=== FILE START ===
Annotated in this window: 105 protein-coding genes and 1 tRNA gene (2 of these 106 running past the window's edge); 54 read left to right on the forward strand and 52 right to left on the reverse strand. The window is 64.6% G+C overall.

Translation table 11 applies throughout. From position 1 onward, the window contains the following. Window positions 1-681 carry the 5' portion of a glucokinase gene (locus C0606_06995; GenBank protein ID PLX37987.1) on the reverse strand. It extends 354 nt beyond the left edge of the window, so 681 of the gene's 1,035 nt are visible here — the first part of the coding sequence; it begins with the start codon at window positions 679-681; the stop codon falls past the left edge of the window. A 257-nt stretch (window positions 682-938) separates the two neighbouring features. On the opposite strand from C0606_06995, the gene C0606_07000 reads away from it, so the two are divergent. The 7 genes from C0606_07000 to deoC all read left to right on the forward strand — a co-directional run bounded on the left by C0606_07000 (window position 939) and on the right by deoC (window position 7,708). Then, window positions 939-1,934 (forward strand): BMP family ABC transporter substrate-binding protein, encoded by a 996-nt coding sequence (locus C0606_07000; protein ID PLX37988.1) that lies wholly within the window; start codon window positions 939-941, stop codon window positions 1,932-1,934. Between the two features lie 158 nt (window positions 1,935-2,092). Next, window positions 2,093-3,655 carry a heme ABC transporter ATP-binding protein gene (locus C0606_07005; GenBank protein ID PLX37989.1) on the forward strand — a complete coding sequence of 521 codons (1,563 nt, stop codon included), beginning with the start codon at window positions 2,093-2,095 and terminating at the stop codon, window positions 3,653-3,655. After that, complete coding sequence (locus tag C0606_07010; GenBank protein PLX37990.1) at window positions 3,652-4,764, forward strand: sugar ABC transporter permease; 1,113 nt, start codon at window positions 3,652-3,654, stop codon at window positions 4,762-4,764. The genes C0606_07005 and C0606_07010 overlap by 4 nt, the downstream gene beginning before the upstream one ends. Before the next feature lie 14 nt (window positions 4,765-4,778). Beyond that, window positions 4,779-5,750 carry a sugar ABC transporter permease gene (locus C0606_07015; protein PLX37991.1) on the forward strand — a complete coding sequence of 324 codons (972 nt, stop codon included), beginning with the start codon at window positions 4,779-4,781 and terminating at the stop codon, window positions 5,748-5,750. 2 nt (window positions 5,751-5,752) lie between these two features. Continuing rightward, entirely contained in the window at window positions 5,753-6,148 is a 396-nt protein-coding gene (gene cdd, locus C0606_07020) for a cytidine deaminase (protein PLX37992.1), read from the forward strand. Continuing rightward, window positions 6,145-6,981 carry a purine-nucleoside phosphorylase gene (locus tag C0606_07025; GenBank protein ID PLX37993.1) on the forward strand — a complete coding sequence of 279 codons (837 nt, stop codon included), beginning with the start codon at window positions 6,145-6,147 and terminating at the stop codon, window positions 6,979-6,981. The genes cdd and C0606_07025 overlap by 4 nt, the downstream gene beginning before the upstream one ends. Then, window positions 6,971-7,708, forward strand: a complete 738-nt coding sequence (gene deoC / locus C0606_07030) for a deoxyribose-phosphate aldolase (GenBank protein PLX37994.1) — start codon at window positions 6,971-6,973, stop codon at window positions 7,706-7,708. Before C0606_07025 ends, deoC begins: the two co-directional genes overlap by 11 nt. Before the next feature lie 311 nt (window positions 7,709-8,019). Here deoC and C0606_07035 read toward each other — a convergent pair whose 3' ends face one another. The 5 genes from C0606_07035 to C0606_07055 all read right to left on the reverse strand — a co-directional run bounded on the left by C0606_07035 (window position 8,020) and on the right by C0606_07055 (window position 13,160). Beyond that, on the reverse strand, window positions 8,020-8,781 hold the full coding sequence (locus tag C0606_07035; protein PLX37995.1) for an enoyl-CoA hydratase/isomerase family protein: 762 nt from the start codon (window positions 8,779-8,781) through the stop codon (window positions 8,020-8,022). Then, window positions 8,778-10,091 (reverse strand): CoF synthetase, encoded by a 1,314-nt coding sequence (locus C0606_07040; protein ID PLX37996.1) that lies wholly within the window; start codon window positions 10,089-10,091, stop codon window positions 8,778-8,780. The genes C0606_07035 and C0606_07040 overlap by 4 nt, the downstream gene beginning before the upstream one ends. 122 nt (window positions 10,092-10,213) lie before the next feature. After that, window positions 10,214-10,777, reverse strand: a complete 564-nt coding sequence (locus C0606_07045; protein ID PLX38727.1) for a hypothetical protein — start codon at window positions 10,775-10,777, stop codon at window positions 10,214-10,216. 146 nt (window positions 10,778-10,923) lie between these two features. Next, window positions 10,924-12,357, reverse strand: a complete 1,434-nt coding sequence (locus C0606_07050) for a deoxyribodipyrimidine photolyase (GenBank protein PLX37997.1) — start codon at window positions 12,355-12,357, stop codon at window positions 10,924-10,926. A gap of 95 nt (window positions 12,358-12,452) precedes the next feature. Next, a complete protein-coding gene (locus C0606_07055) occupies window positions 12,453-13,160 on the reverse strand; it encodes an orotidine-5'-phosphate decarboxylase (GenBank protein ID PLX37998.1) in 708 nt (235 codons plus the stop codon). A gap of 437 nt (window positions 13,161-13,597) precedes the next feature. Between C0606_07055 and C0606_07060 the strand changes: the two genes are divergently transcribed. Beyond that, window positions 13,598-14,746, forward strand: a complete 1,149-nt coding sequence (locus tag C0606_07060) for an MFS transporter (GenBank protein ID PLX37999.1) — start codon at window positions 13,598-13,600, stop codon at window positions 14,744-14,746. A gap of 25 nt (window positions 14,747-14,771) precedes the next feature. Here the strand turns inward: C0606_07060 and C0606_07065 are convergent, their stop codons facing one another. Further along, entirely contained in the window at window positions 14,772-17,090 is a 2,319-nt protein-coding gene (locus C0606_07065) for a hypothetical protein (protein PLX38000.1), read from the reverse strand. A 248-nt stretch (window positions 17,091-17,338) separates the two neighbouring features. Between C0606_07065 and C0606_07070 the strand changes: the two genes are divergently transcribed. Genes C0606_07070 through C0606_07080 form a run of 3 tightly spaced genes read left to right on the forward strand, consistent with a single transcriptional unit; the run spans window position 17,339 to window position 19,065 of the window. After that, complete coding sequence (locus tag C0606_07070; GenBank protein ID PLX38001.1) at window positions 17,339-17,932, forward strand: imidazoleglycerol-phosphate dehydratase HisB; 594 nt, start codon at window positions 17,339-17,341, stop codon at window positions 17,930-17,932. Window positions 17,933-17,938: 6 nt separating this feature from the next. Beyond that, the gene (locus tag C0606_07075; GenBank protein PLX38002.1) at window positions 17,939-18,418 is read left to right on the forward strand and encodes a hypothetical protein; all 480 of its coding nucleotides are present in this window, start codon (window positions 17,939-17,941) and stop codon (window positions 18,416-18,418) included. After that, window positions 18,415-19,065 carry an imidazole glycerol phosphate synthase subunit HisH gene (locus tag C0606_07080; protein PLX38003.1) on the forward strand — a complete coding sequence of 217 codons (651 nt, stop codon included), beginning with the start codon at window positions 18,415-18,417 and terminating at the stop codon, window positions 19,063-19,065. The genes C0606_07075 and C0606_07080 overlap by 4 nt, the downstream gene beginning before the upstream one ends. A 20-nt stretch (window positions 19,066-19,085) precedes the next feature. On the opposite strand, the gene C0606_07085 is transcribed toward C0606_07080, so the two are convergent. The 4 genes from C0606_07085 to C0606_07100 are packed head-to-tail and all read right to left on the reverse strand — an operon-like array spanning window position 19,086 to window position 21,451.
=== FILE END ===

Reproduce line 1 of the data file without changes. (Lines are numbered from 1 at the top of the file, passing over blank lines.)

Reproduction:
Annotated in this window: 105 protein-coding genes and 1 tRNA gene (2 of these 106 running past the window's edge); 54 read left to right on the forward strand and 52 right to left on the reverse strand. The window is 64.6% G+C overall.